Some resources have a dedicated element which indicates when a record was made or changed. As mentioned above, Observation has an effective[x] element with a datetime, period, instant etc. (There also is Observation.issued, but if we limit ourselves to Observations with status ‘final’ effective[x] seems to do.)
Condition does not have such an element. There’s recordedDate, but that is ‘Date record was first recorded’ – so that won’t change when the record is changed. There is meta.lastUpdated, but this is shaky ground. For reads on a single server, this could be useful, but if records are copied to another server, there should be a new meta.lastUpdated on the copy, even if nothing else has changed, and it’s not even clearly defined what the value of meta.lastUpdated should be in a FHIR Document: the value from the server? The moment it was written to the FHIR Document?
So for Condition and other resources there is a need for an element to capture when the record was updated. With such an ‘update time’ any PS could be rendered with possible copies grouped on Condition.code and shown in ascending time order, thus allowing the doctor to see how the Condition has changed over time – or, if wanted, simply show the last state of affairs. (We still have to decide how to register the ‘update time’ in FHIR – maybe Provenance.)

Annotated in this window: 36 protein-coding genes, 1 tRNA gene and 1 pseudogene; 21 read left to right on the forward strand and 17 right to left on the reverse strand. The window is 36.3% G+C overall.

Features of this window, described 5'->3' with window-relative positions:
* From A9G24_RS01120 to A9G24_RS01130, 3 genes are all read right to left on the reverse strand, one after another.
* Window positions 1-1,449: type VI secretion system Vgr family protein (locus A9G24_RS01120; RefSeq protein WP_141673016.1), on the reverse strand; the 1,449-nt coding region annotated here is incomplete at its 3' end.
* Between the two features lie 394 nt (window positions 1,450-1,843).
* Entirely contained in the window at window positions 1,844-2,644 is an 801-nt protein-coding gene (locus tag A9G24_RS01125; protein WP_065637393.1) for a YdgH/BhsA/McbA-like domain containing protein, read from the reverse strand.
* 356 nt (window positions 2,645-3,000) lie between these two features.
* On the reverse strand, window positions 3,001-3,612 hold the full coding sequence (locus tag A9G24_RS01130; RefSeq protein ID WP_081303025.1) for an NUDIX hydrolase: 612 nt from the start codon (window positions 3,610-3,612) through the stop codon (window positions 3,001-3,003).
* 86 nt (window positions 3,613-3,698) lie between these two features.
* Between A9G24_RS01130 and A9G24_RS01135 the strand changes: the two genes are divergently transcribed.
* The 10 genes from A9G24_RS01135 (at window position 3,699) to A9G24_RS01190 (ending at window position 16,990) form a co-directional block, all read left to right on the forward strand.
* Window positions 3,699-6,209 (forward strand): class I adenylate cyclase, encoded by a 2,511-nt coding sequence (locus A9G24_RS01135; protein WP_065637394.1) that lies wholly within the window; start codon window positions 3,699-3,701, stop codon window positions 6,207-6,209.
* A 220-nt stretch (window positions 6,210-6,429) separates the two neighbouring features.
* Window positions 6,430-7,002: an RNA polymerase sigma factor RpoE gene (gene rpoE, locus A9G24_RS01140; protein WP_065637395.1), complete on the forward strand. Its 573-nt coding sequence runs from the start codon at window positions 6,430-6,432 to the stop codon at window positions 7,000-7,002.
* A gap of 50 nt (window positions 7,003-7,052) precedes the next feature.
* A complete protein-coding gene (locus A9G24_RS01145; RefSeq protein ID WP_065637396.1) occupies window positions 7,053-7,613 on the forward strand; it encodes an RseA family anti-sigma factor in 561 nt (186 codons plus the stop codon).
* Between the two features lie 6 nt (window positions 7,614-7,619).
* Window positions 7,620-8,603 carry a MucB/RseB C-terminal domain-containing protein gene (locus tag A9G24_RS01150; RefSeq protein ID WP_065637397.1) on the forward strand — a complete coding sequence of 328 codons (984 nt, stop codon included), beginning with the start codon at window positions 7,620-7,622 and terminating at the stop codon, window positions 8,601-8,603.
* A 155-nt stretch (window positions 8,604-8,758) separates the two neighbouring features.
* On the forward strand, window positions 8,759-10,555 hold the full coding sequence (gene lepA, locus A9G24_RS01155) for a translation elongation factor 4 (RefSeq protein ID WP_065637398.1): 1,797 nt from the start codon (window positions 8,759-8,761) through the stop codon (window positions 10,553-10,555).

Medication in the Netherlands is handled by a separate project, and we’re moving to an ecosystem where all medication information is available to all (authorized) care providers. In theory one could go a long way with deduplication using subject, medication code and effective[x], but deduplication (especially of MedicationStatement) is error-prone and consequences of faulty deduplication can be serious. Good advice would be to always include identifiers and leave deduplication to the expert, not the machine, unless there are rigid rules on which to rely. Since we do have such an (evolving) set of rules in the Netherlands, I won’t go into details.